Behaviour 2019
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Ornamentation conveys reproductive benefits but is socially costly for male Red-backed Fairywrens
Joseph F Welklin1,2, Sarah Khalil3, Samantha M. Lantz3, Jordan Boersma4, Hubert Schwabl4, Jordan Karubian3, Michael S Webster1,2. 1Cornell University, Ithaca, NY, United States; 2Cornell Lab of Ornithology, Ithaca, NY, United States; 3Tulane University, New Orleans, LA, United States; 4Washington State University, Pullman, WA, United States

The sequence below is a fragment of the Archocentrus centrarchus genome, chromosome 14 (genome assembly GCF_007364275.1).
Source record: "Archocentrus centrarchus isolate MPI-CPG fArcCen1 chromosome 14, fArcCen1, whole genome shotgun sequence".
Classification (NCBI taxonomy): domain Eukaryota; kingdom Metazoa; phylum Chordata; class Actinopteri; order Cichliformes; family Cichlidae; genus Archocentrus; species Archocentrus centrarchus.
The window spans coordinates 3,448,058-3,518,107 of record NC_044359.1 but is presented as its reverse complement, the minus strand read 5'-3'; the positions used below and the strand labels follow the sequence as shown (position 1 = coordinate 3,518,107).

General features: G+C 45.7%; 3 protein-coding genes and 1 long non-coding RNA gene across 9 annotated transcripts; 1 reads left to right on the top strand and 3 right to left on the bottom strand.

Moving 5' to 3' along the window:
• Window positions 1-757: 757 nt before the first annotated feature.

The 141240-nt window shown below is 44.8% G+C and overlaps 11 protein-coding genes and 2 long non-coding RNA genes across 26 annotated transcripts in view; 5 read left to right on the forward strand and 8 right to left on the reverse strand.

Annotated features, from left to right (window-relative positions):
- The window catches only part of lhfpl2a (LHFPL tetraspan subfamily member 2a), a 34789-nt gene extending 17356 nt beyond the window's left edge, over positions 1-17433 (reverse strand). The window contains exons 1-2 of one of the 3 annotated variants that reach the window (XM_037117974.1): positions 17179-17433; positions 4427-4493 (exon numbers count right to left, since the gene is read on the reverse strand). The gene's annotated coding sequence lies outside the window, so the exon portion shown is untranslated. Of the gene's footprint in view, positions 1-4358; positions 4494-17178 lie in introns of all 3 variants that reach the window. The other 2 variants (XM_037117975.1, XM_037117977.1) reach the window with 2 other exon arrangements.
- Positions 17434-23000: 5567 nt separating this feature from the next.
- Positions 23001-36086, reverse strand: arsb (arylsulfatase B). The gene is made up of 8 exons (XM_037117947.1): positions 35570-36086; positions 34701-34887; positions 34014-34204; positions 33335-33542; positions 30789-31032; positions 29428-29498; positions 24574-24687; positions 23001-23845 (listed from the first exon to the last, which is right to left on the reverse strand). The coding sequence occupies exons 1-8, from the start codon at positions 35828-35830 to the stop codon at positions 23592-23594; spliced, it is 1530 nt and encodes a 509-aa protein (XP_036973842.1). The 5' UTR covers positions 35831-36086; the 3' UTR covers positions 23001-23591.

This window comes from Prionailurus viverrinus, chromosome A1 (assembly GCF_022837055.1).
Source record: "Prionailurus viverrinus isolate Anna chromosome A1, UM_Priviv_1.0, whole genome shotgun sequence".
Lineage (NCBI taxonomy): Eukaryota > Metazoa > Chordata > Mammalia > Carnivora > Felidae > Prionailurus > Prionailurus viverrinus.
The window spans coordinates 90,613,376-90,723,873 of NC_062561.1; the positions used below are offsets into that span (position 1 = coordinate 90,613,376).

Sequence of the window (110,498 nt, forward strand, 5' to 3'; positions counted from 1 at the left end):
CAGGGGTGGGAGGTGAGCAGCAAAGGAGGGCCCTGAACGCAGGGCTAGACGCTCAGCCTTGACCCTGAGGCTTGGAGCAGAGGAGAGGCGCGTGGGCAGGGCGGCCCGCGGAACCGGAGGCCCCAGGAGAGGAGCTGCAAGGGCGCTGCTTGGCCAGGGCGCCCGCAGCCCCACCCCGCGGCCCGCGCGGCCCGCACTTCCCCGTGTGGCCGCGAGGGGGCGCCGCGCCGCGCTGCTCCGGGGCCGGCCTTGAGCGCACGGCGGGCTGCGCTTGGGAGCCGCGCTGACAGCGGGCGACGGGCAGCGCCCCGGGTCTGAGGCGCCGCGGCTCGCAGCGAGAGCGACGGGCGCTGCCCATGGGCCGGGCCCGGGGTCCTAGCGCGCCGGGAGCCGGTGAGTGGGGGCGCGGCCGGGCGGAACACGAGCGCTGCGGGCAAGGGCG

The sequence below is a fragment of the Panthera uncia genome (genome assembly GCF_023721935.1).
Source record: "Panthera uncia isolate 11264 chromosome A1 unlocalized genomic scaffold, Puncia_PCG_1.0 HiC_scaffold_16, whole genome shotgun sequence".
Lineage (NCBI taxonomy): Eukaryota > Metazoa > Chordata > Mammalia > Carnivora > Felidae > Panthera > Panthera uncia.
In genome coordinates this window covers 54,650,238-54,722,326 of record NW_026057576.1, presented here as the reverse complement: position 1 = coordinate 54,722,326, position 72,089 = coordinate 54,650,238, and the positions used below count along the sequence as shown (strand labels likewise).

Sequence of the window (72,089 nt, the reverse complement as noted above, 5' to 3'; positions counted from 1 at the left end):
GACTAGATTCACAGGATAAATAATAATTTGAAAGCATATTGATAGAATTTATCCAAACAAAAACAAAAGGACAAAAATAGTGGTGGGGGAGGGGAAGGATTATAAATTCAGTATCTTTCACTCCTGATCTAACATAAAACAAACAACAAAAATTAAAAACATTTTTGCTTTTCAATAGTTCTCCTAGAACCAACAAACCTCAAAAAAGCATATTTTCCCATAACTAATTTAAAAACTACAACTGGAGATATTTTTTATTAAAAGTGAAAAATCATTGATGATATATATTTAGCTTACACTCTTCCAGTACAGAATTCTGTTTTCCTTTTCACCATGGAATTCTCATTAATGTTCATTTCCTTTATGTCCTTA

The presence of unornamented male phenotypes in nature is puzzling because unornamented males typically obtain lower reproductive success than ornamented males. Social costs have been proposed as a potential cause of unornamented male phenotypes, especially in birds, but few studies have tested this hypothesis using free-living animals in a natural context. The Red-backed Fairywren (Malurus melanocephalus) exhibits unornamented and ornamented male phenotypes, and ornamented plumage is associated with increased reproductive success. We tested whether ornamented plumage is socially costly in the Red-backed Fairywren by experimentally implanting one-year-old males with testosterone during the non-breeding season to induce premature molt into ornamented plumage and then tracking post-treatment social interactions. We found that testosterone-implanted (ornamented) males were more likely to receive aggression from other males than were control-implant (unornamented) males. This indicates that young males do experience social costs when molting into ornamented plumage, and suggests that social costs likely help maintain the honesty of ornamented plumage in Red-backed Fairywrens.